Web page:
In the Yahoo Finance article, Scherzer goes on to say, "Mobile payment systems could take a page from the playbook of the very successful Starbucks (SBUX) app. The app, which generated $1 billion in transactions in 2013, not only lets customers pay for their daily coffee quickly and easily but also lets them refill their loyalty accounts with a few taps, offers instant discounts on menu items and links directly to Starbucks' reward program."
The Starbucks app provides consumers convenience in the form of quicker service and value in the form of loyalty points. Incentives like these will motivate consumers to change behavior, and because Starbucks also owns the merchant side of the transaction, it can integrate the offering.
Unfortunately, it's difficult to provide that type of incentive and integration to a general-purpose wallet. For example, if a general-purpose wallet app wanted to appeal to a diverse cross section of consumers, it would need to include loyalty programs for competing companies, which would water down the attraction from the merchant perspective.
The result could be a program looking much like the programs offered by high-value rewards cards currently in existence. Consequently, if only limited-purpose wallets are available, consumers will need to continue to carry their cards. Moreover, although consumers remain indifferent toward their banks, they trust their banks more than they trust most wallet solution providers.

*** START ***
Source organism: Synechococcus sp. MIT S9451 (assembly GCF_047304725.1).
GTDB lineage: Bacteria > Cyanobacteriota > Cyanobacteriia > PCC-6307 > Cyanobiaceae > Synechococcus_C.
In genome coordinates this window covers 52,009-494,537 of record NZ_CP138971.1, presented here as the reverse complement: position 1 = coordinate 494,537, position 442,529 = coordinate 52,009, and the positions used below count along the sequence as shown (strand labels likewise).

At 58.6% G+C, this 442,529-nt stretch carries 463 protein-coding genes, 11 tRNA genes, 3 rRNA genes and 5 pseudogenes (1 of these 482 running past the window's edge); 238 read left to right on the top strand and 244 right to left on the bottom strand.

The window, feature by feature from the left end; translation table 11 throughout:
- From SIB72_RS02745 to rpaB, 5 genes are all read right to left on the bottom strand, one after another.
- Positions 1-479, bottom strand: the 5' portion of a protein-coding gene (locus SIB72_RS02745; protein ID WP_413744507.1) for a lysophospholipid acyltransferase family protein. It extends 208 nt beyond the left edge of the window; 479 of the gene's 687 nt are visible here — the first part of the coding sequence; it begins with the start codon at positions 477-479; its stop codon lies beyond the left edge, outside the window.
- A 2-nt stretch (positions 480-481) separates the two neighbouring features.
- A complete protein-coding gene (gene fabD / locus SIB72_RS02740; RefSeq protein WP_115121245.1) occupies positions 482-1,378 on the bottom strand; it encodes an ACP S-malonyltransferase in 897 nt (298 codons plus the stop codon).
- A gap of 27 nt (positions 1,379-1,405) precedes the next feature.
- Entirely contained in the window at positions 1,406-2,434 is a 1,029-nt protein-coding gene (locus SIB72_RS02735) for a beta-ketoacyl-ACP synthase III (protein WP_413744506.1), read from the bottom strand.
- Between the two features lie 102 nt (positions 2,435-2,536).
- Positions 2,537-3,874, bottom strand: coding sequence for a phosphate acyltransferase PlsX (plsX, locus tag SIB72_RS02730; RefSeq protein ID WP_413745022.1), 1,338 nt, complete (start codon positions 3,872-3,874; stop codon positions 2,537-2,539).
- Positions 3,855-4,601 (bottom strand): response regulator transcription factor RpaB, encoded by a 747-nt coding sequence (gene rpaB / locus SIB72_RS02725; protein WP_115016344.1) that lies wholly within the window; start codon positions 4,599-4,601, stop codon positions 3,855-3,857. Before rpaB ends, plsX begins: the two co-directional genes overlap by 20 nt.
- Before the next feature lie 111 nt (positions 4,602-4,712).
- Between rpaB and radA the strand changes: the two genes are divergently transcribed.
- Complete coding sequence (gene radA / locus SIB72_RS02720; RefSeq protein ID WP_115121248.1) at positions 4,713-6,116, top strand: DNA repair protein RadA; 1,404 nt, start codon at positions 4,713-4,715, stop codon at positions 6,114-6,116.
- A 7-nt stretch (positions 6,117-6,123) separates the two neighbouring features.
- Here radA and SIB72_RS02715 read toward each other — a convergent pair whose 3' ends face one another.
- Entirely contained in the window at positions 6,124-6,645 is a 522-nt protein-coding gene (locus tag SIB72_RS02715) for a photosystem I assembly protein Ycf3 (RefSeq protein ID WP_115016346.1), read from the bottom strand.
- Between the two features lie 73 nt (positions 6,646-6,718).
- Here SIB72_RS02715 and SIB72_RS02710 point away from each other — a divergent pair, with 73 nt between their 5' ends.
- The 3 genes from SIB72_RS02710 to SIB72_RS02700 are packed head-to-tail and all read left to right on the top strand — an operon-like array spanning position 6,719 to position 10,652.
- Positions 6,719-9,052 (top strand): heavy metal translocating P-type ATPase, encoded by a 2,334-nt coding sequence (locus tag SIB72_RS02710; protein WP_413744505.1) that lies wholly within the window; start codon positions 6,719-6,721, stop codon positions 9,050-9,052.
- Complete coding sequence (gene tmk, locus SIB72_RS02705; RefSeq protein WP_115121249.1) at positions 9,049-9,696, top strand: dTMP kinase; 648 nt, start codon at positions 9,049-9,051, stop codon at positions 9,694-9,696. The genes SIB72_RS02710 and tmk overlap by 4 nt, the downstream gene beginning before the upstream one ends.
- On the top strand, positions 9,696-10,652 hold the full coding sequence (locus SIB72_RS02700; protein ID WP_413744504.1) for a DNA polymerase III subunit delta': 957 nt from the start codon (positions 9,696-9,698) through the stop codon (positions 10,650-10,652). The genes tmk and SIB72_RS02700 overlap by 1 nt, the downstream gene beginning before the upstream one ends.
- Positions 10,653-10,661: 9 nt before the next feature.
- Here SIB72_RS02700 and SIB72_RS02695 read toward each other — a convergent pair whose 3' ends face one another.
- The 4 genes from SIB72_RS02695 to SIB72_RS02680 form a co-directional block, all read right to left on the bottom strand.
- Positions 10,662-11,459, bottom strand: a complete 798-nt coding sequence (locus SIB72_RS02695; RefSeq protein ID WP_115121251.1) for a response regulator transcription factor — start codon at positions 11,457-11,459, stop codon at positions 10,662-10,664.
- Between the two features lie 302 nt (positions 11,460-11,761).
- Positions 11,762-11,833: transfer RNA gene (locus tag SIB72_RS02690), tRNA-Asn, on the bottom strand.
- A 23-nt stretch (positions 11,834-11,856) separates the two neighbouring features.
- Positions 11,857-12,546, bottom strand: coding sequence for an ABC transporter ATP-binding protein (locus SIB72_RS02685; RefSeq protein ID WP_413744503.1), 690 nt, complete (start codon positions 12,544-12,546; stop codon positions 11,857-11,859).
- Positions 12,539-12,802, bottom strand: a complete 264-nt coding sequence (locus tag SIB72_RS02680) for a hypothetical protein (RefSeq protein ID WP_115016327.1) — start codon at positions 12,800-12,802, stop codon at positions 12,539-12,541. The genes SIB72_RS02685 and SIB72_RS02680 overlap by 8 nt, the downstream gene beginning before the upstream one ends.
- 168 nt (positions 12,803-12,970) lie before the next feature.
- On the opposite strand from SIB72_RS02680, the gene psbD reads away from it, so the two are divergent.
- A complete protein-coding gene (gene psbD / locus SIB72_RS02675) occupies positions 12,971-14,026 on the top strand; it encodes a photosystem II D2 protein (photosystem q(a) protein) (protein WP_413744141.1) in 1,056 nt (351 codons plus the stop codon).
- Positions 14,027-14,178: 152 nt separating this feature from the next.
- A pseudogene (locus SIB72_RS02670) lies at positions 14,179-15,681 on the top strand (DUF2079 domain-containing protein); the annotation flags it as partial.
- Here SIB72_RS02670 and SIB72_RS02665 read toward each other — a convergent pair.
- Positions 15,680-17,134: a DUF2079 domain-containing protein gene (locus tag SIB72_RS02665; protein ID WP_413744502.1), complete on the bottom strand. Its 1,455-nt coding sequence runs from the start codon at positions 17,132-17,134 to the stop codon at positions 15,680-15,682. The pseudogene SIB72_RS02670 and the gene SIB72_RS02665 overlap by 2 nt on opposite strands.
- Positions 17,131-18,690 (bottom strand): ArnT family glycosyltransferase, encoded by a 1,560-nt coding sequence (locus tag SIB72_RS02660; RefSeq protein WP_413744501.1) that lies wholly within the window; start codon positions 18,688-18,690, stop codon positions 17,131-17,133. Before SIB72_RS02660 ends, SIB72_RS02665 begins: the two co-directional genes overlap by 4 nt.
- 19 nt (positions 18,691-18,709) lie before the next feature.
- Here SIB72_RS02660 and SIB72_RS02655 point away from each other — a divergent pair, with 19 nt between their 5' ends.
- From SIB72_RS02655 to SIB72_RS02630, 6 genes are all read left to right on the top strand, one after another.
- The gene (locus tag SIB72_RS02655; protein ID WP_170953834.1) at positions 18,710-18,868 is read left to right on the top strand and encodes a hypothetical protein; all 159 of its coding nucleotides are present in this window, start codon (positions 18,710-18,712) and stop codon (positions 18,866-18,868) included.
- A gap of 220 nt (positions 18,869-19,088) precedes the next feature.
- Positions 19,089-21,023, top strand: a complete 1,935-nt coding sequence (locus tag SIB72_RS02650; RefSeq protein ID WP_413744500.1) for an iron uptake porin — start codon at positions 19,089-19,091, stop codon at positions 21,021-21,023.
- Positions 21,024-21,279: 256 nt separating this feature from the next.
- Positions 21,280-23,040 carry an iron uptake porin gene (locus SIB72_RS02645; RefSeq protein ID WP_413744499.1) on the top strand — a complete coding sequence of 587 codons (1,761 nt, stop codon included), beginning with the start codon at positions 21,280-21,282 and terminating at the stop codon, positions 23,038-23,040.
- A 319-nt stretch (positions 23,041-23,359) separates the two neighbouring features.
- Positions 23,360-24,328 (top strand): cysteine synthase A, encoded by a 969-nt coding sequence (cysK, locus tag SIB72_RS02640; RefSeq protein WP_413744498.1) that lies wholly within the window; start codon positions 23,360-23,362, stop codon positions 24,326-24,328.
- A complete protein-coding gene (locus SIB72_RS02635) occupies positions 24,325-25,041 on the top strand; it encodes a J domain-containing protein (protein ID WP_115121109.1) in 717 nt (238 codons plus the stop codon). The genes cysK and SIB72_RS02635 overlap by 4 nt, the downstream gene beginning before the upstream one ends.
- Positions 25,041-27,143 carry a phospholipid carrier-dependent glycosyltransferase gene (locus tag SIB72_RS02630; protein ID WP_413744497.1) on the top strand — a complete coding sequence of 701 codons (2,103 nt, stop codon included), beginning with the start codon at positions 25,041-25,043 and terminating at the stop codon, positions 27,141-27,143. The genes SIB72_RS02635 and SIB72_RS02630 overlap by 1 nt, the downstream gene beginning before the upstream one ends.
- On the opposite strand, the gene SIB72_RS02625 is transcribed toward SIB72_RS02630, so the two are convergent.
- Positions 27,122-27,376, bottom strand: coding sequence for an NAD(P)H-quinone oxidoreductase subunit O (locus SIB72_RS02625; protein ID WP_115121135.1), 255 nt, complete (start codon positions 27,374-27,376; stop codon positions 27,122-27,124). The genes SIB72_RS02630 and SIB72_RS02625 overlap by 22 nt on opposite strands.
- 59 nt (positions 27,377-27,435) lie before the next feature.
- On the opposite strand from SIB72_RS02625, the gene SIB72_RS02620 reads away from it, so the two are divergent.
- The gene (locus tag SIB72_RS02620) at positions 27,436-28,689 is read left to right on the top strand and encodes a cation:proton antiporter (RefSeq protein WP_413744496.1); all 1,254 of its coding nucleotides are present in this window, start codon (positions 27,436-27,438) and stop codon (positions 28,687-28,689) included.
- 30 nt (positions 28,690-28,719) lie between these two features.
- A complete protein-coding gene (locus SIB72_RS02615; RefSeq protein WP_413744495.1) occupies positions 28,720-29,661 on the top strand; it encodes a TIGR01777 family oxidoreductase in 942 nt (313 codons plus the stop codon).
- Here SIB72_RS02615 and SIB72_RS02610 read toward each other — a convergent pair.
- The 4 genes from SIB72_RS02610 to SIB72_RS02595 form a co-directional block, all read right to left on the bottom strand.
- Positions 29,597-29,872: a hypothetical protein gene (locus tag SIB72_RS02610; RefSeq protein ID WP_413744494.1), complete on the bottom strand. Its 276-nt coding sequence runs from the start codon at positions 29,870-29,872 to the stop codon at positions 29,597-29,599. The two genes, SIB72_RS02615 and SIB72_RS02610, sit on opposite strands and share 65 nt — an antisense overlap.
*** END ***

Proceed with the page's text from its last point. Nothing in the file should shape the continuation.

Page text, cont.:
One would think that Apple could muscle its way into the wallet application business by leveraging its iTunes application and allowing consumers to use that to shop elsewhere, but other retailers might be reluctant to offer iTunes as a form of payment. Consequently, Apple could have a difficult time getting merchants on board. Although merchants are continually offered new services, they want and need a solution that accepts all clients, not a small segment of clients.
Square Inc., on the other hand, does not change consumer behavior and makes boarding a new account easy. I believe Square will continue to win market share as it builds out the functionality of its POS. But regardless of its success against acquirers, it is not changing consumer behavior because it does not have to. Consumers can continue to operate as they always have and interface with Square, which provides Square an enormous advantage.
There are vastly fewer merchants to train than consumers, and merchants are paying far more for payment acceptance than consumers are being paid to use their cards, so it will be easier to move the smaller population of merchants by convincing them to change.
Smart POS systems will gather the valued information, spin it, utilize it for marketing and incentives, sell it back to merchants and provide for conveniences – all while not interrupting consumer behavior. Marcus' cajoling will fail with individuals who don't work for him. He needs to focus on building a better merchant experience, and though Square remains a competitor to all of us in the ISO community, we need to learn from Square's activities, as I think that company is a far greater threat than any true mobile app.